All driving test candidates will have to sit the written theory exam in either English or Welsh after a ban on foreign languages by the UK government.
The change follows the case of a woman who was jailed at Cardiff Crown Court after she gave dozens of candidates the answers in Mandarin.
Driving licences were stripped from 94 people after Allyson Ng sold answers to the written test.
Ng, from Bristol, was jailed for a year in August for fraud.
Cardiff Crown Court heard she told candidates when to say "yes" on multiple choice questions in the theory section of the driving test.
Since 2009 she had interpreted on 123 theory tests and while the majority of the fraudulent tests were in Cardiff, a small number were in Birmingham.
Risk of fraud
Transport Secretary Patrick McLoughlin said he wanted all drivers to have the skills to use roads safely and it would also help reduce the risk of fraud by interpreters.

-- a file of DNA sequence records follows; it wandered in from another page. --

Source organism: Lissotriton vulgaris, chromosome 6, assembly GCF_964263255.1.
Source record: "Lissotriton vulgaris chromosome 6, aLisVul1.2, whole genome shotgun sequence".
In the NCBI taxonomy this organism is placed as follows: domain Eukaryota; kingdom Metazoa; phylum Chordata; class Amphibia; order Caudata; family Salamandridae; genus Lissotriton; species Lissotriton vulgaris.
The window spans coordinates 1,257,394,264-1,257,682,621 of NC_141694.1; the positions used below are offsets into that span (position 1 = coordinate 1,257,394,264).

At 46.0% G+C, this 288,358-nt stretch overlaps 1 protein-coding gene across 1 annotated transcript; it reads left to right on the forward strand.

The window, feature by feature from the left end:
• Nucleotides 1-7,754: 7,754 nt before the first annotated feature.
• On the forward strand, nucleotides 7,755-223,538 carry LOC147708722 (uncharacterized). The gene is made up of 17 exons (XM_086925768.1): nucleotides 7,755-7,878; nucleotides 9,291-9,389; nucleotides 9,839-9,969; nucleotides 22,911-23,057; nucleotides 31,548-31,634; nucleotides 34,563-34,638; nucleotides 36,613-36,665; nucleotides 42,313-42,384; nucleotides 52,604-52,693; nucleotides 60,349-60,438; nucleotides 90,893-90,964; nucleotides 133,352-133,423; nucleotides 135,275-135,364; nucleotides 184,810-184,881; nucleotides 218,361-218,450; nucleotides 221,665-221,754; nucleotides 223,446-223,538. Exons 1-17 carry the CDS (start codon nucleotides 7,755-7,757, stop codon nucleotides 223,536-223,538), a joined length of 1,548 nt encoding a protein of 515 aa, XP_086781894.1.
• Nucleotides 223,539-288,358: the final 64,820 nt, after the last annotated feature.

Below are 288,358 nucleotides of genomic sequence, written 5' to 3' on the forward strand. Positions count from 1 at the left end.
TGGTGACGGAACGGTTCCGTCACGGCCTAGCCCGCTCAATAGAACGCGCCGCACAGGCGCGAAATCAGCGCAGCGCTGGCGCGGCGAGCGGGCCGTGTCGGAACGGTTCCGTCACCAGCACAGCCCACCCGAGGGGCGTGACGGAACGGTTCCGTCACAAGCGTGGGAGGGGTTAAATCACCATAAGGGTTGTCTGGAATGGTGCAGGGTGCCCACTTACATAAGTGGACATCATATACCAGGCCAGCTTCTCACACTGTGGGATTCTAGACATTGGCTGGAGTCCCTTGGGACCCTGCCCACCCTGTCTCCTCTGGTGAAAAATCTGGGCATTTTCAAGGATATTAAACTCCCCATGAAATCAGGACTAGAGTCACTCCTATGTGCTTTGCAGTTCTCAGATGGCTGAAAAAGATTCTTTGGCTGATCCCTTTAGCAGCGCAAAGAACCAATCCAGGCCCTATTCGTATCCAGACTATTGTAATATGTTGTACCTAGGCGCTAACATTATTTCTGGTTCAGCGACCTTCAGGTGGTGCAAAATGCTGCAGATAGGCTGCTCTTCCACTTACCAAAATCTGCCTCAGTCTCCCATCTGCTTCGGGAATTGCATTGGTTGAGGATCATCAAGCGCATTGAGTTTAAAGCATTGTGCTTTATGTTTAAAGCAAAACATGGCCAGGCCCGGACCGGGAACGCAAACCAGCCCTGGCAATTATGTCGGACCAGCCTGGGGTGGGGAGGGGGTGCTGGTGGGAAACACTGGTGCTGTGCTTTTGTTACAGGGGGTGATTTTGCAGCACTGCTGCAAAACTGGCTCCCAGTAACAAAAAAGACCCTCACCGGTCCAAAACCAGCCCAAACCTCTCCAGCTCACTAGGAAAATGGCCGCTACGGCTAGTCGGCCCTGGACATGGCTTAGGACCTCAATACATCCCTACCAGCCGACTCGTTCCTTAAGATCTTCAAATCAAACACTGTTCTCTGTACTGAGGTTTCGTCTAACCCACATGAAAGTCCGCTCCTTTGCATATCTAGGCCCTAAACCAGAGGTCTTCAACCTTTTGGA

At present, candidates who do not speak English or Welsh can ask for pre-recorded voiceovers for theory tests in 19 foreign languages or use interpreters for both parts of the exam.
But from April the Driving Standards Agency (DSA) will scrap foreign language help. It said that was backed by most of the 2,000 people who replied to its consultation.
Many also said foreign language speakers may not understand road signs or be able to speak to traffic officers.
Ng admitted to conspiring to defraud the DSA, the arm of the Department of Transport in charge of driving tests.
She was arrested at the Cardiff theory test centre in October 2012.
Ng charged £110 a time for translation and the agency said it became suspicious after a surge in her customer numbers in the second half of 2011.